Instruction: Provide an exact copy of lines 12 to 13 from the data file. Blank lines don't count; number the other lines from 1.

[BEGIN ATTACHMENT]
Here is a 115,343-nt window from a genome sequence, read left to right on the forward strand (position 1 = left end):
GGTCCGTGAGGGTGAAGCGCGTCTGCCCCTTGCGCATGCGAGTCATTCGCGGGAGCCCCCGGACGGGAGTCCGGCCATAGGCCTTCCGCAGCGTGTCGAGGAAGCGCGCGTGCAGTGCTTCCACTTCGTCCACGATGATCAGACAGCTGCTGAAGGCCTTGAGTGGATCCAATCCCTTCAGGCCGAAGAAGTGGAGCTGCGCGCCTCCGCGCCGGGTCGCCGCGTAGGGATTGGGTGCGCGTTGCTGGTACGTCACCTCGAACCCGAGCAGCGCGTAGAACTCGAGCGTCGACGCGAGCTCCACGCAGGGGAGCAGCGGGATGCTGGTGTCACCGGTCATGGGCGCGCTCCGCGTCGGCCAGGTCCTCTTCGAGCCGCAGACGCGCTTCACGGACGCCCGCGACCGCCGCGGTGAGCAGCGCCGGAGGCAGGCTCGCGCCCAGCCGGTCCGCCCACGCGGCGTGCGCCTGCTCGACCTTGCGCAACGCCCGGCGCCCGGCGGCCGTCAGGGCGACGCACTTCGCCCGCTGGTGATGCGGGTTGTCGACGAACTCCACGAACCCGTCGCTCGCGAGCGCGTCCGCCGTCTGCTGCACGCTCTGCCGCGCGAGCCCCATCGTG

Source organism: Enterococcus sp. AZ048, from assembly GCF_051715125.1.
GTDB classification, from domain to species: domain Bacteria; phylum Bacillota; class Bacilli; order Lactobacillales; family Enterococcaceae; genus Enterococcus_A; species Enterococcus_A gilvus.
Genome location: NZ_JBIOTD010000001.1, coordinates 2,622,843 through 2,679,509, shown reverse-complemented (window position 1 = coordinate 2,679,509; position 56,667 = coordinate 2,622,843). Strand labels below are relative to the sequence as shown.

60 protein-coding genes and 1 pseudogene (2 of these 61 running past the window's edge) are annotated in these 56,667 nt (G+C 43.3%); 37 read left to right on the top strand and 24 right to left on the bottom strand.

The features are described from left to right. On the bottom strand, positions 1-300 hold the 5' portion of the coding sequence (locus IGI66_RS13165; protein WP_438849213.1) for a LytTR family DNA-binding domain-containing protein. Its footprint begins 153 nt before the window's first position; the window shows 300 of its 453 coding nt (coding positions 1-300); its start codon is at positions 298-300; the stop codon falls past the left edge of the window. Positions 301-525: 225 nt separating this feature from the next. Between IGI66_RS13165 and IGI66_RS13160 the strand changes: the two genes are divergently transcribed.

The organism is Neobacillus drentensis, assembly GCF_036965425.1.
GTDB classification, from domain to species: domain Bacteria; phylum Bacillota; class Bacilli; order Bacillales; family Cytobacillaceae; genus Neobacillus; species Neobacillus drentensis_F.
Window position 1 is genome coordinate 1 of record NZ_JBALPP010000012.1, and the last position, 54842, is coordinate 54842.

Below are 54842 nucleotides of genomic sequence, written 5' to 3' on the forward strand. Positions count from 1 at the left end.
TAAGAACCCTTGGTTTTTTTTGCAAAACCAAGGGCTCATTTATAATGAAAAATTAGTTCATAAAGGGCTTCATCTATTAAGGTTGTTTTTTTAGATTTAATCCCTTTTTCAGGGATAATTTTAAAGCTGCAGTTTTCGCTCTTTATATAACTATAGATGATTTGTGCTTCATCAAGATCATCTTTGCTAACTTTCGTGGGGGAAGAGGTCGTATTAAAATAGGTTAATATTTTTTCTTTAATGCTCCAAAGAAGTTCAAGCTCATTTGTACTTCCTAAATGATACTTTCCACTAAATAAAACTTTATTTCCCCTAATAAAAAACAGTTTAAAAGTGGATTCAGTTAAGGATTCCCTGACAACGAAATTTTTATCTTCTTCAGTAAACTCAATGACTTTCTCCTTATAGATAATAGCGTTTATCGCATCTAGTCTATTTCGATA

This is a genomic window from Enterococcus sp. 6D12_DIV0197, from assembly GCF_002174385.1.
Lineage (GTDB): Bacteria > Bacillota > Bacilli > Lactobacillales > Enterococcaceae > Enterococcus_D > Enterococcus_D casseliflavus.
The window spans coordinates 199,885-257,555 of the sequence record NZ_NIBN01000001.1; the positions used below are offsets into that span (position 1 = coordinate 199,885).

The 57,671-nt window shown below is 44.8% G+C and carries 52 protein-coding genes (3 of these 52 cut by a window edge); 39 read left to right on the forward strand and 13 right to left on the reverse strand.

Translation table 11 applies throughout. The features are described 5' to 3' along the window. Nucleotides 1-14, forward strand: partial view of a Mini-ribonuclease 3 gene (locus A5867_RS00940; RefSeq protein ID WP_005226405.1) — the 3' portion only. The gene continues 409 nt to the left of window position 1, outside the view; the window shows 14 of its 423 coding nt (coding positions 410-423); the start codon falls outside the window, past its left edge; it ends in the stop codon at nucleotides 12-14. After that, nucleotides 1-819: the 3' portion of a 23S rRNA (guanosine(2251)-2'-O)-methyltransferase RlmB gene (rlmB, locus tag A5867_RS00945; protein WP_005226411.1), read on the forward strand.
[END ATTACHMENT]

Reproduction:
TAAGAACCCTTGGTTTTTTTTGCAAAACCAAGGGCTCATTTATAATGAAAAATTAGTTCATAAAGGGCTTCATCTATTAAGGTTGTTTTTTTAGATTTAATCCCTTTTTCAGGGATAATTTTAAAGCTGCAGTTTTCGCTCTTTATATAACTATAGATGATTTGTGCTTCATCAAGATCATCTTTGCTAACTTTCGTGGGGGAAGAGGTCGTATTAAAATAGGTTAATATTTTTTCTTTAATGCTCCAAAGAAGTTCAAGCTCATTTGTACTTCCTAAATGATACTTTCCACTAAATAAAACTTTATTTCCCCTAATAAAAAACAGTTTAAAAGTGGATTCAGTTAAGGATTCCCTGACAACGAAATTTTTATCTTCTTCAGTAAACTCAATGACTTTCTCCTTATAGATAATAGCGTTTATCGCATCTAGTCTATTTCGATA

This is a genomic window from Enterococcus sp. 6D12_DIV0197, from assembly GCF_002174385.1.